Monday, April 17, 2017

Writing for the Pulps: Walter Gibson

Since discovering Lester Dent's Formula online, I have been searching for similar writing advice from Walter Gibson, creator of the Shadow and father of the hero pulp genre. Unfortunately, more has been made of Gibson's amazing productivity as a million words a year man than his actual technique. Snippets of interviews revealed some of Gibson's writing practices. He was a strict outliner, to an extent rarely seen outside of epic doorstopper fantasies. Where Lester Dent would improvise from his formula, Gibson worked everything out beforehand so that his writing would be uninterrupted. Even then, this fact was included in Gibson's productivity tips, not how he approached the craft of storytelling.

Fortunately, a Writer's Digest column has resurfaced. Titled "A Million Words a Year For Ten Straight Years," it captures Walter Gibson's storytelling approach in his own words. I am currently trying to determine if the article is in the public domain. If so, I will reprint it in its entirety here. In the meantime, let's see what one of pulp's grandmasters has to say about character and plot.


When I first started writing the Shadow stories I had two things to do: create a character and devise a plot. I treated them as one, and herewith made a chance discovery. It was this: build a lead character, and a story will build itself around him. In a sense, he lead character becomes the plot, or at least the main portion of it.

This is by no means as obvious as it sounds. It does not mean to construct a character, equip him with a lot of things that will please you, and may catch the reader. That's just as far away from it as beginning with a solid plot, and then jamming the lead character into it. If the character is to be the personalization of the plot, he must develop with it.

You must treat your character as a discovery, rather than your own creation. Treat him, not just seriously, but profoundly. Picture him as real, and beyond you, in mins as well as prowess. Feel that however much you have learned about him, you can never uncover all. This mental attitude gives you a deeper knowledge of the character than the story itself discloses.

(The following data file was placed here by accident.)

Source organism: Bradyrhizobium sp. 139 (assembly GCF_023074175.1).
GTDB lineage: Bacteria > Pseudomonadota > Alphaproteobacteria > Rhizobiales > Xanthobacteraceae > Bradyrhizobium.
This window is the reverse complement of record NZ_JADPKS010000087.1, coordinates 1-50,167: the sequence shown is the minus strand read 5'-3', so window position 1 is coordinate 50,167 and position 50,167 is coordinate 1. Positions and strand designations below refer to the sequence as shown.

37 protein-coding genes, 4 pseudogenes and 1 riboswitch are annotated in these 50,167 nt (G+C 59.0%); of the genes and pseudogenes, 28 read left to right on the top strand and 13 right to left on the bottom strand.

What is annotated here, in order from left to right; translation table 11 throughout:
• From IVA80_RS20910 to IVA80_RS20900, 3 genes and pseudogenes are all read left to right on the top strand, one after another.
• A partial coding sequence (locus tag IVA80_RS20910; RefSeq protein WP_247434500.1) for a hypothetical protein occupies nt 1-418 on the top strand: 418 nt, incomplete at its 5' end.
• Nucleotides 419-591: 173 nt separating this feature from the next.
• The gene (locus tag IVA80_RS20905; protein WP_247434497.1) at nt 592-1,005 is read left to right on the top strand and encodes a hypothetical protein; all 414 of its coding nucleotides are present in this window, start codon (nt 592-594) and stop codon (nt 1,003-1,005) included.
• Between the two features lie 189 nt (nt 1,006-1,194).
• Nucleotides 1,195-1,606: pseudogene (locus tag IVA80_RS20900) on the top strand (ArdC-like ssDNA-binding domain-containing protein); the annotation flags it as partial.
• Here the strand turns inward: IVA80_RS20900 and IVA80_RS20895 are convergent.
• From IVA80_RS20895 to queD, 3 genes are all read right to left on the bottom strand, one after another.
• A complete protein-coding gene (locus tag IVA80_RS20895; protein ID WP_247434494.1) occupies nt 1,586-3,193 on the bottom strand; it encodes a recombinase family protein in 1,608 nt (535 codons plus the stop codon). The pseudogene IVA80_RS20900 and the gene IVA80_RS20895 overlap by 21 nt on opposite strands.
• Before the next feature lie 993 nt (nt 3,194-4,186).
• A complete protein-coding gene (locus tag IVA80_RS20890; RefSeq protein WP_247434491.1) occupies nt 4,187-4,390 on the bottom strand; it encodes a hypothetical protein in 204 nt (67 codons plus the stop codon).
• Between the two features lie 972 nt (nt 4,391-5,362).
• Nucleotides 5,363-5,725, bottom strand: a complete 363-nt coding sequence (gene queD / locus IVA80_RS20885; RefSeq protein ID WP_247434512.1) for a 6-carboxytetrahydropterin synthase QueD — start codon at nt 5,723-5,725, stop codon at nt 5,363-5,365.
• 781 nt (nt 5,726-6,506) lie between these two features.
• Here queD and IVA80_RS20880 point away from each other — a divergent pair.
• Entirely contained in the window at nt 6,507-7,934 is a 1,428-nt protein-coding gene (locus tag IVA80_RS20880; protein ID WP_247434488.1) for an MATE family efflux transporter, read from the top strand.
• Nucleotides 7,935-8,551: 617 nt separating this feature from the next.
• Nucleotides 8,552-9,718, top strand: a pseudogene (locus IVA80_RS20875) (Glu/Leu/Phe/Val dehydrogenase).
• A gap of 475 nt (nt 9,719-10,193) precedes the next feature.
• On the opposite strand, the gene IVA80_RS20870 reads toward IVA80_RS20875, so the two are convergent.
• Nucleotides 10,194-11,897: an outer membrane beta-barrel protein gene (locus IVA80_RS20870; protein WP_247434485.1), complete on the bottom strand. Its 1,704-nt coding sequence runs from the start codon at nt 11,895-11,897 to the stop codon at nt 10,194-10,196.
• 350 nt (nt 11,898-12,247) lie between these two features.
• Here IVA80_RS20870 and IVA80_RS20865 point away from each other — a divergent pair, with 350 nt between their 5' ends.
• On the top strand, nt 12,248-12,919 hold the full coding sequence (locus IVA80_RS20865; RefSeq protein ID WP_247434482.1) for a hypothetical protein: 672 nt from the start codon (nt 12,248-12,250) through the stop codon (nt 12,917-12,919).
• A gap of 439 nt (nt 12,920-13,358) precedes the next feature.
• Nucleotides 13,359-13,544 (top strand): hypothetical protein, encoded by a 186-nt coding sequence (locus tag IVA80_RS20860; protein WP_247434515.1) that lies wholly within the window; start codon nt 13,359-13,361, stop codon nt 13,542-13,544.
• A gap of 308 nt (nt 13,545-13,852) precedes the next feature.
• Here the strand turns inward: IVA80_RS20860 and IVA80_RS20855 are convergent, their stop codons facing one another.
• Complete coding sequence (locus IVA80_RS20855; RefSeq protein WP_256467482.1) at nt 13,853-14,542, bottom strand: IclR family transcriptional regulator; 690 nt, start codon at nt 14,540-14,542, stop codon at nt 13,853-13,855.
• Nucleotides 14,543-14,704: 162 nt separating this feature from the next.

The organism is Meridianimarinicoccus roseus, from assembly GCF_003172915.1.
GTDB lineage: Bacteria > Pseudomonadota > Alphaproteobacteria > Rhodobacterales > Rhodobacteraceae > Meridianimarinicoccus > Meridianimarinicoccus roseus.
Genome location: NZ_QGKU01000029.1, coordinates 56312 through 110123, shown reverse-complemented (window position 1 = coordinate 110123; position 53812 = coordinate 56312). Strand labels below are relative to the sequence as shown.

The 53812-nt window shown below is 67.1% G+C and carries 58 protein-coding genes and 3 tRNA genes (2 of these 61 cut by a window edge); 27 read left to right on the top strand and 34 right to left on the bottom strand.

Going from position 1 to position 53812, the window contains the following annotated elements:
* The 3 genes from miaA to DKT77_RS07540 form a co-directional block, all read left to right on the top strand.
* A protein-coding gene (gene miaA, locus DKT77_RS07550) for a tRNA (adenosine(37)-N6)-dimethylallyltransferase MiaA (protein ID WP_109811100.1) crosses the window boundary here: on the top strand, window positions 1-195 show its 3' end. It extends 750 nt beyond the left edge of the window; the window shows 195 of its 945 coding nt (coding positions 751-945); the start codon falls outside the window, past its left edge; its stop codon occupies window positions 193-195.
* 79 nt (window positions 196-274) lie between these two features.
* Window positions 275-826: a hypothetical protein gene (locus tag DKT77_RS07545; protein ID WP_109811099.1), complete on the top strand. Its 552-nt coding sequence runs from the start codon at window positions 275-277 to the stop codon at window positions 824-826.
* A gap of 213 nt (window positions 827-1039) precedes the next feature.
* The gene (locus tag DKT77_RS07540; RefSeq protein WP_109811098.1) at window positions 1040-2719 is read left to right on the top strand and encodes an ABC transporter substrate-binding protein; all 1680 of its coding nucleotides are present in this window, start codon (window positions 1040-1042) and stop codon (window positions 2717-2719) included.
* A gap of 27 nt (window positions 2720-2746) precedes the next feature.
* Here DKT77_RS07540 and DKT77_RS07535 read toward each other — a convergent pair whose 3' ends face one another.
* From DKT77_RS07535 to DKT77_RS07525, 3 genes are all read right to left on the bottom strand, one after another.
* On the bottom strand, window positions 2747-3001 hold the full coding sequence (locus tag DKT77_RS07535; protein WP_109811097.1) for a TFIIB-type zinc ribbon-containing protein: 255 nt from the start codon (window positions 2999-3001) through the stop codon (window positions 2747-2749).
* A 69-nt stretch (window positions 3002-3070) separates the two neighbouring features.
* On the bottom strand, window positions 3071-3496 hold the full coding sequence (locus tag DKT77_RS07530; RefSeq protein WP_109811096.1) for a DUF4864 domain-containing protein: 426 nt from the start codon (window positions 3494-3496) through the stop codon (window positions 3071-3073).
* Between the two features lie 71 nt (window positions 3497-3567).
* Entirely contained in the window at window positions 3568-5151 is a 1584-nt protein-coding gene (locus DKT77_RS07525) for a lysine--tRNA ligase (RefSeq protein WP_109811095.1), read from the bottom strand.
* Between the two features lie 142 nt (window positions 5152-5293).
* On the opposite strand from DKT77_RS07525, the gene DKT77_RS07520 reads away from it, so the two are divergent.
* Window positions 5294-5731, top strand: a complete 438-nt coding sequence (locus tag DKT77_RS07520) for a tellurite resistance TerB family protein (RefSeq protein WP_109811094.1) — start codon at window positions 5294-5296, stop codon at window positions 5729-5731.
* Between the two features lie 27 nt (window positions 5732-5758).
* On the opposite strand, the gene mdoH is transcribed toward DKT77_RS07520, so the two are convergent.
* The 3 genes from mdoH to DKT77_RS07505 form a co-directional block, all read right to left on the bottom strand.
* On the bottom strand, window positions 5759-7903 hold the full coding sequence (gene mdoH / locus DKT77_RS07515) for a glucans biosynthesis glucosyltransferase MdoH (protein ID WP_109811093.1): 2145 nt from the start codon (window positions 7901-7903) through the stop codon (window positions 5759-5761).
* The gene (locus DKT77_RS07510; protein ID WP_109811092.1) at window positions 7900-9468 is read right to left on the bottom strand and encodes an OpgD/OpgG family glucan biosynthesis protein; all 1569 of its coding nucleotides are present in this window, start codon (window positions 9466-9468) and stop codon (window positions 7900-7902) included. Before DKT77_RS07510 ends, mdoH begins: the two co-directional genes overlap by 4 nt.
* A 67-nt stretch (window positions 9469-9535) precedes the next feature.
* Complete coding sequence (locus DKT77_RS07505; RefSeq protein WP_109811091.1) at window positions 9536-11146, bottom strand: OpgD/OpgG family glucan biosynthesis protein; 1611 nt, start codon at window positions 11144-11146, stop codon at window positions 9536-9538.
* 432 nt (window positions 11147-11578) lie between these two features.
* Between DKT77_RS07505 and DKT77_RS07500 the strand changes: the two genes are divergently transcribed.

Th plot induced by this process will normally require a lesser character who may be termed the "proxy hero." He is the person, along with others like him, who is matched against the villains of the piece, in a theme which is really the personal saga of that all-important lead character, who is developed through his influence and action towards the lesser figures.

The proxy can be replaced by another, even from the wrong camp. The unity lies in the lead character's identity with the plot. When incidents and situation are fed to him, they are used or rejected, according t how the rebound to the writer.

This isn't metaphysical bunk. It's the system I have used, though it may sound odd when rationalized.

Basically, my lead character is in the game for his own amusement, and therefore (parenthetically) the reader's entertainment.

The thing that amuses him is straightening out the comparatively small problems that concern the lesser characters in the story. Looming large to them, those problems, either separately or linked, reach the lead character, and the combined burden changes his implied fun into damnably earnest business.

I found I could start a story just from that.

However, it wasn't a case of taking any character, and giving him any problem. They must be suitable to that lead character, who IS your story. The "proxy" can be dumb or bright; his problem small or large, plain or bizarre. But it must feed to the lead character, or--here's a help--must furnish the impetus to another problem that is very well suited to him. In which case, the original character and problem is like giving a car a shove, when the starter won't work.

I learned these things the hard way.


  1. I have checked already, but I assume there is no way to buy e-book versions of The Shadow novels, right? There are a few paperbacks on Amazon, but some are quite expensive.

  2. Sanctum is only doing paperback reprints of the original Shadow pulps. However, I would suggest the ebook of Doc Savage: The Sinister Shadow, as not only is it the first new Shadow novel in decades, it is also written in Gibson's style, despite being a Doc Savage adventure.